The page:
Nor was Lee Evans who, in his intense way kept asking my opinion about splitting Siberian Stonechats when all I wanted was to be left alone and not have to apply any intellect to taxonomic questions. Fortunately someone phoned him about two Bearded Tits being found in Hyde Park and he was off as quickly as he had arrived. 

The four of us grudgingly called it quits and went back to the car. Lunchtime and we were cold, tired and hungry. Deflated at our lack of real success. Yes we had all seen the warbler but not really satisfactorily. We made the best of it but everyone was a bit down in the car or maybe just  chilled into mute frustration by the freezing temperatures. One down and one to go.The dreaded double dip was on the cards but that is the high stakes one plays with twitching.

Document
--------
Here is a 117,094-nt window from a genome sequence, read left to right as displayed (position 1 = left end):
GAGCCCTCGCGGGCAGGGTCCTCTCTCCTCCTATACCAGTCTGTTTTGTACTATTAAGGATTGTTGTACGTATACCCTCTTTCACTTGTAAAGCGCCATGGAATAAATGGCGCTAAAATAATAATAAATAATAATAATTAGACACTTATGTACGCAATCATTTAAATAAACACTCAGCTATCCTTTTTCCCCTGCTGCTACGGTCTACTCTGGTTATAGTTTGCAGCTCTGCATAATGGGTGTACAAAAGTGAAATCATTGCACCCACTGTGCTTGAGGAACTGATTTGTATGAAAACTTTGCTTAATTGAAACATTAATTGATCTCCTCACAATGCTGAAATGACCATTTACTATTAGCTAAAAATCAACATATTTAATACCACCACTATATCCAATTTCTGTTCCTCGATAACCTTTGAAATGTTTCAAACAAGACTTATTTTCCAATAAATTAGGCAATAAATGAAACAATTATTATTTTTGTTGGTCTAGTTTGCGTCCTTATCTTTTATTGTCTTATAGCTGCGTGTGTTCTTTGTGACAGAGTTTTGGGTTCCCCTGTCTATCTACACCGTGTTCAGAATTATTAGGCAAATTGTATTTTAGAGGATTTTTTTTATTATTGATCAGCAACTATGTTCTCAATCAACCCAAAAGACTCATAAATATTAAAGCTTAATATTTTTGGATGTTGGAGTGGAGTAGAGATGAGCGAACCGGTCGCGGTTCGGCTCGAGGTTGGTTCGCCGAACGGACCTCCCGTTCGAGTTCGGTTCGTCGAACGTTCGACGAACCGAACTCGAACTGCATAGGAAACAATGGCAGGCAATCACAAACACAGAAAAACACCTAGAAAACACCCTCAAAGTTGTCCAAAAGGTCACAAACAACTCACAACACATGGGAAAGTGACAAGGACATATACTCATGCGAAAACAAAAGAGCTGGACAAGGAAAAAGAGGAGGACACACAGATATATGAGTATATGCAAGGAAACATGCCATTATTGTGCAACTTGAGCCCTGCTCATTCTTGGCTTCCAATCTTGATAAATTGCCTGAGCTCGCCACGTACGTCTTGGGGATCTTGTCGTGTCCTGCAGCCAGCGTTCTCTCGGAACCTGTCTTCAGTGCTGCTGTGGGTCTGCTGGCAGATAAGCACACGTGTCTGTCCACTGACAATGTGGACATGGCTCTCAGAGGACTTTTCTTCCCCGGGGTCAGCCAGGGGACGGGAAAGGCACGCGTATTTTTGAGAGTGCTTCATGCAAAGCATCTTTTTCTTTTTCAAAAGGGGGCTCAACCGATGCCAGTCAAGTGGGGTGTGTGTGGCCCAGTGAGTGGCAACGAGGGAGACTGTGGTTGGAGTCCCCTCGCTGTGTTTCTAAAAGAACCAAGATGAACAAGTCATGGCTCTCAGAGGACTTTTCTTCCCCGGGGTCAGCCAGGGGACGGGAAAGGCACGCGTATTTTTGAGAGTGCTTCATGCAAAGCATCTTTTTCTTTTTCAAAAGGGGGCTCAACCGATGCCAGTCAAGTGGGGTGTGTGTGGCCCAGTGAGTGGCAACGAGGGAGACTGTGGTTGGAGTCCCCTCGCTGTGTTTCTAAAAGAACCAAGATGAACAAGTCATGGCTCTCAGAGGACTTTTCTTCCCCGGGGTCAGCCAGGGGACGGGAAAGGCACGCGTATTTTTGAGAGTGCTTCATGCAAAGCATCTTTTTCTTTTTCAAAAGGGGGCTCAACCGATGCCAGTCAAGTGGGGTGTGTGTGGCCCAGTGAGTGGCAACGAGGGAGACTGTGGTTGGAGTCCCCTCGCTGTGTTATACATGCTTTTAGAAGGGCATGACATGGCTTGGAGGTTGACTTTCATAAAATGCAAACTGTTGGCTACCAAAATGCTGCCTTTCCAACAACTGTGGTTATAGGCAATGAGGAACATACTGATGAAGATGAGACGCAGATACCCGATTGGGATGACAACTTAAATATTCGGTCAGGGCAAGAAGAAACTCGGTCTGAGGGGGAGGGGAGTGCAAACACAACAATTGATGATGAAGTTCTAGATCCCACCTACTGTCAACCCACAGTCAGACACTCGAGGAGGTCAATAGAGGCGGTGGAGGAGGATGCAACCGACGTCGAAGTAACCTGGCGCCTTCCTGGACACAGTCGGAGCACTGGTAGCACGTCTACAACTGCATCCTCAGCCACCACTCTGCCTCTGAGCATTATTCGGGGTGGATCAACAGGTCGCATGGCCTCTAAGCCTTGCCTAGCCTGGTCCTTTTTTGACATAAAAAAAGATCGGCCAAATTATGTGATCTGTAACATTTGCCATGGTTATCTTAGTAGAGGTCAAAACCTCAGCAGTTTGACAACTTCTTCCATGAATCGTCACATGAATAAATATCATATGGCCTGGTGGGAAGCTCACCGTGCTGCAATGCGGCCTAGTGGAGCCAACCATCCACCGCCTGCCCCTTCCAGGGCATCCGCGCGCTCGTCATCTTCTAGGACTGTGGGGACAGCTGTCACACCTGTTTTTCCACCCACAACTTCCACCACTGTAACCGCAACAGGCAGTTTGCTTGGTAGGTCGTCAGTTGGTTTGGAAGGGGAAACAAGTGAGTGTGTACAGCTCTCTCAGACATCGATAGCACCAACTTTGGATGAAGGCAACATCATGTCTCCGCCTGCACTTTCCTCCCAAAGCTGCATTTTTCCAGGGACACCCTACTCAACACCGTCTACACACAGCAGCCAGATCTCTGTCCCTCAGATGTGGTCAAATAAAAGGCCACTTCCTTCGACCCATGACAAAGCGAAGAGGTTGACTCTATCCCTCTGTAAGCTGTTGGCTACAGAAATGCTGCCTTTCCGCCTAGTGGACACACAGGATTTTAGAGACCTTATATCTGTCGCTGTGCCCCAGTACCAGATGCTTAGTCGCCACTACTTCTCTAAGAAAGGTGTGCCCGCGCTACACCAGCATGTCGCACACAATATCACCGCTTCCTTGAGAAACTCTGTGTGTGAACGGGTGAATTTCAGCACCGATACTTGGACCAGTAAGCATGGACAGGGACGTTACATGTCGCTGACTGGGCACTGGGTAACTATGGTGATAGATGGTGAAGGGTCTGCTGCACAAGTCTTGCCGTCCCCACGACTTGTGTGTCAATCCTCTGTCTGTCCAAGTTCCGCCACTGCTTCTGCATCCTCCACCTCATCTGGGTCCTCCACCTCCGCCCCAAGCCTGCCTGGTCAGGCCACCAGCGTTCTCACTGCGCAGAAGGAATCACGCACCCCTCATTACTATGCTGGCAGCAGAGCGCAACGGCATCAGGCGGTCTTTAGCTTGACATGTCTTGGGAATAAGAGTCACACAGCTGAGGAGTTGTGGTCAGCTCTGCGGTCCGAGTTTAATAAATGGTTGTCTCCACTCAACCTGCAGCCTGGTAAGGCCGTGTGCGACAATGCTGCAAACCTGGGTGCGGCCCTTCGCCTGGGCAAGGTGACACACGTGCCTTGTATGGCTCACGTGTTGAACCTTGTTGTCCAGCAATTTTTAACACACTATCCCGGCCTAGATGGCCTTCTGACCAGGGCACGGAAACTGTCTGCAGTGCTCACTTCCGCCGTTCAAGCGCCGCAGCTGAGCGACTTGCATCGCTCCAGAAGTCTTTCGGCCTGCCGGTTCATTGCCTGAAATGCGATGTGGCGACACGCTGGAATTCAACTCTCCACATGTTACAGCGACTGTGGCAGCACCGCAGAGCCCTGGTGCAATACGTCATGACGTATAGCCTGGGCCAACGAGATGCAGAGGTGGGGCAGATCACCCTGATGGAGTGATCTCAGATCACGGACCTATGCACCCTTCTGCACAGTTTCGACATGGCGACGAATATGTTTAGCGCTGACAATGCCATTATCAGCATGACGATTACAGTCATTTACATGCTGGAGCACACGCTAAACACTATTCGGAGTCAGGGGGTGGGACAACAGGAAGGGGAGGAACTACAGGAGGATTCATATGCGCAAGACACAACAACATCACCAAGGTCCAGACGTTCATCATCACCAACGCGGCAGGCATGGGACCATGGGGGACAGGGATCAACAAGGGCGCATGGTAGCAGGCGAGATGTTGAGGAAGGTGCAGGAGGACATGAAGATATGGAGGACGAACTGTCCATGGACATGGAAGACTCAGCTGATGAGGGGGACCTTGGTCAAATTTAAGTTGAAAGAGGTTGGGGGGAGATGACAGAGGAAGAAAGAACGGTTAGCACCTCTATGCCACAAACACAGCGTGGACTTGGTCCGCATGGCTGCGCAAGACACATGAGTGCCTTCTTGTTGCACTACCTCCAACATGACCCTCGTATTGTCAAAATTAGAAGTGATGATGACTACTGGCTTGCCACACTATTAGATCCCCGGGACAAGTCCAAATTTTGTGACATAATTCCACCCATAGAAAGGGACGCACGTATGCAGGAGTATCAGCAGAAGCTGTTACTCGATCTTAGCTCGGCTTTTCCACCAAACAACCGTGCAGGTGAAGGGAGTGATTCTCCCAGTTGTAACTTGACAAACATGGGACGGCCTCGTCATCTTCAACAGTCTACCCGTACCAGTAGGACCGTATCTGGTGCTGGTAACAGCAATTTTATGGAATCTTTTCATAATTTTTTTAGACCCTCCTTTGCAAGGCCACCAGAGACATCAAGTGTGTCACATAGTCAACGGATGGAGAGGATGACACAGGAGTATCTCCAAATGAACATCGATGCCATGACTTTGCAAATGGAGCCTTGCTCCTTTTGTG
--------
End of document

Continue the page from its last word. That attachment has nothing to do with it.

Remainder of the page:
We headed for Kingsmead Quarry, part of Horton Gravel Pits, near Heathrow Airport, to hopefully view our main target, the Buff-bellied Pipits. Yep, that is right. Plural. How  unique is that? Not just one mega vagrant pipit had crossed the Atlantic to find dubious sanctuary on the banks of  the Queen Mother Reservoir but then another arrives to join it. The chances of this happening must be something akin to purchasing a winning lottery ticket. The original bird had arrived on the reservoir in December 2012. Then it disappeared over Christmas only to re-appear with a friend at the beginning of 2013. Entry to Queen Mother Reservoir requires all visitors to have a permit or special permission. Special arrangements had been made before Christmas to allow birders in to see the original pipit but after the disappearance of the pipit over Christmas entry was again banned unless one had a permit. The rediscovery of two Buff-bellied Pipits at the same reservoir in January resulted in a concession from Thames Water whereby general access for birders was allowed for only one day. That day was Saturday 12th January. We were visiting on Sunday the 13th! However the pipits had moved from the reservoir on Saturday and had been frequenting Kingsmead Quarry, an area of wet, waste ground with unrestricted access to birders, adjacent to the reservoir. We were banking on them staying there and not going back to the reservoir. High stakes indeed.